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SparkFun’s Tim from Tech Support shows us how to differentiate between the various RFID products and gives a quick tutorial on using the tags with Arduinos.


John Baichtal

John Baichtal

My interests include writing, electronics, RPGs, scifi, hackers & hackerspaces, 3D printing, building sets & toys. @johnbaichtal

  • MadRat

    Looks like it’s much harder to read a credit card number through someone’s wallet than we thought.

    • dl7und

      There are many things this clip does not tell you about RFID. First: All tags used here are for 125kHz, while commercial applications these days mostly go for 13.56MHz, including credit cards. Longer reading ranges are easier achieved on 13.56MHz. (With a good antenna and a stronger reader also the tags in the clip would have been read at longer distances.)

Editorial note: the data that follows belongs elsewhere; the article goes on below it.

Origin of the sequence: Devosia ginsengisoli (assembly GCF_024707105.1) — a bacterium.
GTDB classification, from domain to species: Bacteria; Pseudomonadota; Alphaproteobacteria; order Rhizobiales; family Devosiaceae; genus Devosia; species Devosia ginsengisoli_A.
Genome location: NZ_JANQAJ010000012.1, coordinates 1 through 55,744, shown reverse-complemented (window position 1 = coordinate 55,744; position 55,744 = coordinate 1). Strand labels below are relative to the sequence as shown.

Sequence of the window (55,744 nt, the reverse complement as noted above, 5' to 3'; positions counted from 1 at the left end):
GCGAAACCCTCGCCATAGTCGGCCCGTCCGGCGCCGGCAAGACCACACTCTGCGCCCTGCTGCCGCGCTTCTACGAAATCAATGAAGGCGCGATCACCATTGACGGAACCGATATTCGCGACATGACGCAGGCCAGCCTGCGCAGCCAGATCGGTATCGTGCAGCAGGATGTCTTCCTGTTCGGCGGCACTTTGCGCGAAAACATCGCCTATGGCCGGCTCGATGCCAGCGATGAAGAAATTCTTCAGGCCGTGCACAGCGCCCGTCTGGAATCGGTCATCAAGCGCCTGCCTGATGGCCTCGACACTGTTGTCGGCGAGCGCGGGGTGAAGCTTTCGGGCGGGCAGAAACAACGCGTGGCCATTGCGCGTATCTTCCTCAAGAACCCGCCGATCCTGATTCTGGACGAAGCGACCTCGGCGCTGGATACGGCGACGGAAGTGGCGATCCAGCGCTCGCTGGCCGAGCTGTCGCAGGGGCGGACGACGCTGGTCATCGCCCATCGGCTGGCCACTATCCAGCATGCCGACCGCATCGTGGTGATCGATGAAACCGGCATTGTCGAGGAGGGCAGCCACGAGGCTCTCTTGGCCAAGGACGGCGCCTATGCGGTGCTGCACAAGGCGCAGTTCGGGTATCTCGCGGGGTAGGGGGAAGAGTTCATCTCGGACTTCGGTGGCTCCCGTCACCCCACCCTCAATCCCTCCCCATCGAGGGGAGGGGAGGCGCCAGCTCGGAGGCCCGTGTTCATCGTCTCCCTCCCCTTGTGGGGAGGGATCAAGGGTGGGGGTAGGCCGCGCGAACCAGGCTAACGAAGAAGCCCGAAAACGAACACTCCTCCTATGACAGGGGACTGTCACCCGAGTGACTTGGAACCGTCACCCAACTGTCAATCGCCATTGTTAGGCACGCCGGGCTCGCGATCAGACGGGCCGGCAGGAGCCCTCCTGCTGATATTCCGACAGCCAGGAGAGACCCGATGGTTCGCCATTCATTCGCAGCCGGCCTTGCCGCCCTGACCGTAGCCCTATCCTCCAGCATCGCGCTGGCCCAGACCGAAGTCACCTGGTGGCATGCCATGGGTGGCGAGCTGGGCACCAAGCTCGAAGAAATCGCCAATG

Remember when he put two cards close to the reader and nothing happened? That is because the cards and their protocol do not support “anti-collision”. Modern cards wait a randomly generated time before they answer, otherwise the industry would have no way of reading a whole palette of goods “at once”.

      What is shown in the clip is for toying at home, not commercial-grade products.

  • John Baichtal

    Thanks for the info, dl7und!